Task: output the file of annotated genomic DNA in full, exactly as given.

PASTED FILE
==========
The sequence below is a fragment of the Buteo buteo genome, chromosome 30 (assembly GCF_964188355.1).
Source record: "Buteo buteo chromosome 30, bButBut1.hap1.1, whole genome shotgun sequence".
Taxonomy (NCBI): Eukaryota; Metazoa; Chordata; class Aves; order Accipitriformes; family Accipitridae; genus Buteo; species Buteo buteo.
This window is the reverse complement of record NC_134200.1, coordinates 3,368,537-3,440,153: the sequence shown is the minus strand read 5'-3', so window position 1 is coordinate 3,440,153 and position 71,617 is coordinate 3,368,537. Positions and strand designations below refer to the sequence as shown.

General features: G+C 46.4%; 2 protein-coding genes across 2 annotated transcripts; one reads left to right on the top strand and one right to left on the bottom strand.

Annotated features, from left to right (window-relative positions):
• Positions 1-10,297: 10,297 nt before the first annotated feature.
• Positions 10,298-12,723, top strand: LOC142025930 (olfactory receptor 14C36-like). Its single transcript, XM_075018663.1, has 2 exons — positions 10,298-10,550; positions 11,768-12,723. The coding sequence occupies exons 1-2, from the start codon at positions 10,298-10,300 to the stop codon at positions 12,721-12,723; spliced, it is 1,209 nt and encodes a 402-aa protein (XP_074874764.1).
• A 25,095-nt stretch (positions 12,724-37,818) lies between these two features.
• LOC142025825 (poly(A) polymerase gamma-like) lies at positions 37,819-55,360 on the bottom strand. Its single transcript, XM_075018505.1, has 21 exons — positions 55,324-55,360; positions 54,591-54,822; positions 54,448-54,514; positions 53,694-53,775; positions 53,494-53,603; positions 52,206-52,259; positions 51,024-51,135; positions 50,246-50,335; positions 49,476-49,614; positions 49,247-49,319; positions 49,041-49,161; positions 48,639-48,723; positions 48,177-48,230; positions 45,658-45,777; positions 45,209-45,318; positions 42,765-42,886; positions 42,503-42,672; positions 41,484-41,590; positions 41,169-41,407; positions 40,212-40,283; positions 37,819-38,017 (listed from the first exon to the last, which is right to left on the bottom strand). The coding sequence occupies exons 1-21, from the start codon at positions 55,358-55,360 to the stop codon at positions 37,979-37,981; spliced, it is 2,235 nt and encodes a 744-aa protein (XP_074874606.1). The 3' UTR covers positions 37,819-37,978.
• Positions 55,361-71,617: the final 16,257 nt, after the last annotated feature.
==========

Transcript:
The sequence below is a fragment of the Buteo buteo genome, chromosome 30 (assembly GCF_964188355.1).
Source record: "Buteo buteo chromosome 30, bButBut1.hap1.1, whole genome shotgun sequence".
Taxonomy (NCBI): Eukaryota; Metazoa; Chordata; class Aves; order Accipitriformes; family Accipitridae; genus Buteo; species Buteo buteo.
This window is the reverse complement of record NC_134200.1, coordinates 3,368,537-3,440,153: the sequence shown is the minus strand read 5'-3', so window position 1 is coordinate 3,440,153 and position 71,617 is coordinate 3,368,537. Positions and strand designations below refer to the sequence as shown.

General features: G+C 46.4%; 2 protein-coding genes across 2 annotated transcripts; one reads left to right on the top strand and one right to left on the bottom strand.

Annotated features, from left to right (window-relative positions):
• Positions 1-10,297: 10,297 nt before the first annotated feature.
• Positions 10,298-12,723, top strand: LOC142025930 (olfactory receptor 14C36-like). Its single transcript, XM_075018663.1, has 2 exons — positions 10,298-10,550; positions 11,768-12,723. The coding sequence occupies exons 1-2, from the start codon at positions 10,298-10,300 to the stop codon at positions 12,721-12,723; spliced, it is 1,209 nt and encodes a 402-aa protein (XP_074874764.1).
• A 25,095-nt stretch (positions 12,724-37,818) lies between these two features.
• LOC142025825 (poly(A) polymerase gamma-like) lies at positions 37,819-55,360 on the bottom strand. Its single transcript, XM_075018505.1, has 21 exons — positions 55,324-55,360; positions 54,591-54,822; positions 54,448-54,514; positions 53,694-53,775; positions 53,494-53,603; positions 52,206-52,259; positions 51,024-51,135; positions 50,246-50,335; positions 49,476-49,614; positions 49,247-49,319; positions 49,041-49,161; positions 48,639-48,723; positions 48,177-48,230; positions 45,658-45,777; positions 45,209-45,318; positions 42,765-42,886; positions 42,503-42,672; positions 41,484-41,590; positions 41,169-41,407; positions 40,212-40,283; positions 37,819-38,017 (listed from the first exon to the last, which is right to left on the bottom strand). The coding sequence occupies exons 1-21, from the start codon at positions 55,358-55,360 to the stop codon at positions 37,979-37,981; spliced, it is 2,235 nt and encodes a 744-aa protein (XP_074874606.1). The 3' UTR covers positions 37,819-37,978.
• Positions 55,361-71,617: the final 16,257 nt, after the last annotated feature.